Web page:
spine healthThe top of the spine and the bottom of the spine serve different purposes, and both regions can be problem areas when something in the vertebrae goes awry. While our orthopaedic professionals are experts in the differences between the cervical and the lumbar regions of the spine, Hampton Roads Orthopaedics Spine & Sports Medicine wants our patients to be confident in their understanding of spinal regions and the conditions that can occur.

What is the cervical region of the spine?

The cervical spine consists of seven neck vertebrae, which are small, support the head, and are flexible to allow for much head movement.

What is the lumbar region of the spine?

The lumbar spine consists of five or six lower back vertebrae, which are larger, support upper body weight, and allow your torso to bend and twist.

Between the cervical and lumbar region lies the thoracic spine, which is more rigid and not as likely to cause spinal problems due to degeneration.

A Few Conditions that can Occur in the Cervical Spine

  • Herniated Disc. The inner core of a cervical disc can bulge out and surround the disc, causing neck and back pain that can radiate out.
  • Cervical Stenosis. Usually caused by degeneration, this condition comes from the narrowing of the spinal canal. It can create neck pain, shoulder pain, and pain in the back of the head.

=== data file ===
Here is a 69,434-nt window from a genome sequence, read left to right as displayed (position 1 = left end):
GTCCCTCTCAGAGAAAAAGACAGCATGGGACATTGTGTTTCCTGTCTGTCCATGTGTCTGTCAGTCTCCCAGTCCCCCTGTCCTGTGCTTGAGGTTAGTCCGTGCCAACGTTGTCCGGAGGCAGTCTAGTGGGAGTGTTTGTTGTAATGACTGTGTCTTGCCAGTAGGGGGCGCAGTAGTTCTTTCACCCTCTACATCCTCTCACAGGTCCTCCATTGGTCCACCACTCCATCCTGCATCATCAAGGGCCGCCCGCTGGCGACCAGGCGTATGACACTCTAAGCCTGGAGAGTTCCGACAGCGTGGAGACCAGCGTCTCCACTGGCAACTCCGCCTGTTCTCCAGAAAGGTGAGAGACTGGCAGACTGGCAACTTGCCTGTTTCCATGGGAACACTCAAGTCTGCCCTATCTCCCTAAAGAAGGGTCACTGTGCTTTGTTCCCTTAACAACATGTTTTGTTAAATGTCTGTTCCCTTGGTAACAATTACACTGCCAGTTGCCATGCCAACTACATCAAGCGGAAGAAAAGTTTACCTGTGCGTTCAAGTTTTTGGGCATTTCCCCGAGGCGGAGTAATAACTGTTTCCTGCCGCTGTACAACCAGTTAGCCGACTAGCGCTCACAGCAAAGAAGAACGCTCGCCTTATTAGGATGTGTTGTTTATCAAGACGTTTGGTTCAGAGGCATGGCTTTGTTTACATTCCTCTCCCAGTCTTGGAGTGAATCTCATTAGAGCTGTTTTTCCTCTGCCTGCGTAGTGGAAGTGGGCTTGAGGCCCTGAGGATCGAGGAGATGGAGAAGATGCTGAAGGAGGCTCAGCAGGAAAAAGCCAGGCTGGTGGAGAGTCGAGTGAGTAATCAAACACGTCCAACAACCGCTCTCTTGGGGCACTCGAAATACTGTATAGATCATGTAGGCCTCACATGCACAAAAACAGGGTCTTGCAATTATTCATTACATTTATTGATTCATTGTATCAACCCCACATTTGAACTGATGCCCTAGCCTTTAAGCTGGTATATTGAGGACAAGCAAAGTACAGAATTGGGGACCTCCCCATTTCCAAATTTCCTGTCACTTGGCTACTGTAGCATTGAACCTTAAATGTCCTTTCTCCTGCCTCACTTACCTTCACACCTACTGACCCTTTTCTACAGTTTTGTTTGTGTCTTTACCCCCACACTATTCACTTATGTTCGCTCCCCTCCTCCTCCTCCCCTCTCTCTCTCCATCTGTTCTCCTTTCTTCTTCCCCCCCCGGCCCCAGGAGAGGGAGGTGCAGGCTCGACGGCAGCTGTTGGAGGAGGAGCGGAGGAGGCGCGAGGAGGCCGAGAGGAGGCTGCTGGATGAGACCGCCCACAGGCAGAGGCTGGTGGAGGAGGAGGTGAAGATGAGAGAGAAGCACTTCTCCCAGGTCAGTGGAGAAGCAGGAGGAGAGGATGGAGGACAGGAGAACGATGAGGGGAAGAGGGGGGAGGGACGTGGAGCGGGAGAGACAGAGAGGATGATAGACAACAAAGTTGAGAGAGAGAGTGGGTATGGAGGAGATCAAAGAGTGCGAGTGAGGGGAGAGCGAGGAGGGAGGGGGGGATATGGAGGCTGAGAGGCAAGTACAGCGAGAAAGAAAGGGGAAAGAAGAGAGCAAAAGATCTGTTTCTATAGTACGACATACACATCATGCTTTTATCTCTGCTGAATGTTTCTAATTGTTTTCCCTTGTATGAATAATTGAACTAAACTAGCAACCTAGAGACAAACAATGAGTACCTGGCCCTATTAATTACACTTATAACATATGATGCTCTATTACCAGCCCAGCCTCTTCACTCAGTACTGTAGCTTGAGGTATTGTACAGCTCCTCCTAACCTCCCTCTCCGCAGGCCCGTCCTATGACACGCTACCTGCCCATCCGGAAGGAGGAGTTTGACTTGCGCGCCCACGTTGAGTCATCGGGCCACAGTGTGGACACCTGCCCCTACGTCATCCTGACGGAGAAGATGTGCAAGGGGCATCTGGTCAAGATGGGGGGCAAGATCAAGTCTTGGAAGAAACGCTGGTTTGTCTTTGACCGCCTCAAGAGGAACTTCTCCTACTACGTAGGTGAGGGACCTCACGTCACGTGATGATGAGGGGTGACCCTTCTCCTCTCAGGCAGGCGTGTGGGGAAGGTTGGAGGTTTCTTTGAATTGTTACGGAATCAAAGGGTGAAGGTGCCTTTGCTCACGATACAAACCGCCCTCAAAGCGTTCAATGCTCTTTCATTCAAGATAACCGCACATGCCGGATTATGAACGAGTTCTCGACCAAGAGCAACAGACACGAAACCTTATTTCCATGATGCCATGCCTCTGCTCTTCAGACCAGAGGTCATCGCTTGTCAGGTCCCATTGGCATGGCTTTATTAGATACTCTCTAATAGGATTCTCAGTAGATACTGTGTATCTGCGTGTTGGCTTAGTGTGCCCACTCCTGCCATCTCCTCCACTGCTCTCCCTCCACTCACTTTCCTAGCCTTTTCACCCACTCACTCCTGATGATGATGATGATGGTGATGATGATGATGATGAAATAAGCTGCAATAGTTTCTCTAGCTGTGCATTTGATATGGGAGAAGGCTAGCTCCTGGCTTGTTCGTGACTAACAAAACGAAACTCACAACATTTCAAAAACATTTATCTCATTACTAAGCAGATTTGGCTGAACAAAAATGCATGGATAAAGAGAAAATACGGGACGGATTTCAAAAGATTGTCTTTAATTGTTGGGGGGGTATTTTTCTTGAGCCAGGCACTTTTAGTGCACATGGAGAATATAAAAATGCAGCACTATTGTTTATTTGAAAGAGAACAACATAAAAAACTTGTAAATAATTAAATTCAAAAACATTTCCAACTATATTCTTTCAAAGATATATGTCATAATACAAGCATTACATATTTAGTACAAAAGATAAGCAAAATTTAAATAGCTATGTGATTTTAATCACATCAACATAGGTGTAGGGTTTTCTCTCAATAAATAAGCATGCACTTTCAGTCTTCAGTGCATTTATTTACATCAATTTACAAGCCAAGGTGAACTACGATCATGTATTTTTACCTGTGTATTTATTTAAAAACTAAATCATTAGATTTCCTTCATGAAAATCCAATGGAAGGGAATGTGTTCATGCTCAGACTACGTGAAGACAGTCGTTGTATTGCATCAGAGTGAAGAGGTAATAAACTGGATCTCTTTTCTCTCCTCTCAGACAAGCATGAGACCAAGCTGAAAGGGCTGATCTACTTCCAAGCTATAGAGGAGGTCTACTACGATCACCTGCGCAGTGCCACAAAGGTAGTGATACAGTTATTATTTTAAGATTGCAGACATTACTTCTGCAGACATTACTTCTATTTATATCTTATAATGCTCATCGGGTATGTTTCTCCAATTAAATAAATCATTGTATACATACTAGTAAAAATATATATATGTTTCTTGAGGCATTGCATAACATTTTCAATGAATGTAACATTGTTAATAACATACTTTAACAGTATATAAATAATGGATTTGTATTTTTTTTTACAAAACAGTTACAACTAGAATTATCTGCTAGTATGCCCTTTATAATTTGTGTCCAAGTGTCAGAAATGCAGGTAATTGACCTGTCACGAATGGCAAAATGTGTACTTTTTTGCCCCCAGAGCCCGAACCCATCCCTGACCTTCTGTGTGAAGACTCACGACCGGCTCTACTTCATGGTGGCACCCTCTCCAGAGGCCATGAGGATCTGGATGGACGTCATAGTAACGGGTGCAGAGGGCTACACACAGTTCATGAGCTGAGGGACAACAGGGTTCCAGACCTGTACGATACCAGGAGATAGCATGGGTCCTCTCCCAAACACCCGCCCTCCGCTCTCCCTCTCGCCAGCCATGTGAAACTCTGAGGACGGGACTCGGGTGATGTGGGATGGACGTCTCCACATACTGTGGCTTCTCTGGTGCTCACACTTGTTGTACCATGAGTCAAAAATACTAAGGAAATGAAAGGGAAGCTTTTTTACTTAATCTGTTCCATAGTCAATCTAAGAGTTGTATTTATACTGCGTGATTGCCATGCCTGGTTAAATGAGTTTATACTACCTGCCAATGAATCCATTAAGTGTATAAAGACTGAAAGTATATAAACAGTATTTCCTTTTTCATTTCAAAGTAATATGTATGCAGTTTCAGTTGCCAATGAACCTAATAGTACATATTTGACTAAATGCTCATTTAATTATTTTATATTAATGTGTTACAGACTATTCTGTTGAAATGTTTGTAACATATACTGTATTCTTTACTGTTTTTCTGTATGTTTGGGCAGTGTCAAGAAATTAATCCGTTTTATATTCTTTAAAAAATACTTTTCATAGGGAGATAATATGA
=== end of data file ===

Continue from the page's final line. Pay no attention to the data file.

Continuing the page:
• Spondylolisthesis. This happens when a vertebra slips forward. It causes the vertebral canal to narrow and produces deformity in the spine. It often results in neck pain, shoulder pain, or pain in the back of the head.

How to Treat Pain Associated with the Cervical Region

Neck pain can be, well, a pain in the neck! Pain relievers, physical therapy, and neck traction are often recommended by doctors to help relieve neck pain. Epidural injections can be used on cases of nerve compression. In severe cases, surgery may be necessary. In mild cases, home remedies, such as applying cold and heat, stretching, and gentle movement, can be effective.

A Few Conditions that can Occur in the Lumbar Spine

  • Muscle Problems. If your lower back hurts, you may be suffering from muscle strain. This can be quite painful, but usually heals quickly.
  • Lumbar Degenerative Disc Disease. Wear and tear causes the spinal discs to degenerate, creating pain in the lower back.
  • Lumbar Herniated Disc. Some of the inner material in the disc leaks to the outside and can aggravate nerves, causing back pain, which could extend down the leg.

How to Treat Pain Associated with the Lumbar Region

To treat lower back pain, a doctor might use an epidural steroid injection, a muscle relaxant, painkillers, back braces, physical therapy, or surgery. Self-care for milder cases includes the application of cold and heat, resting briefly from strenuous activity, and avoiding positions that aggravate the pain.

If you are experiencing neck or lower back pain, and would like to know more about what is causing the pain, please contact Hampton Roads Orthopaedics Spine & Sports Medicine. Our experienced orthopaedic physicians are ready to help!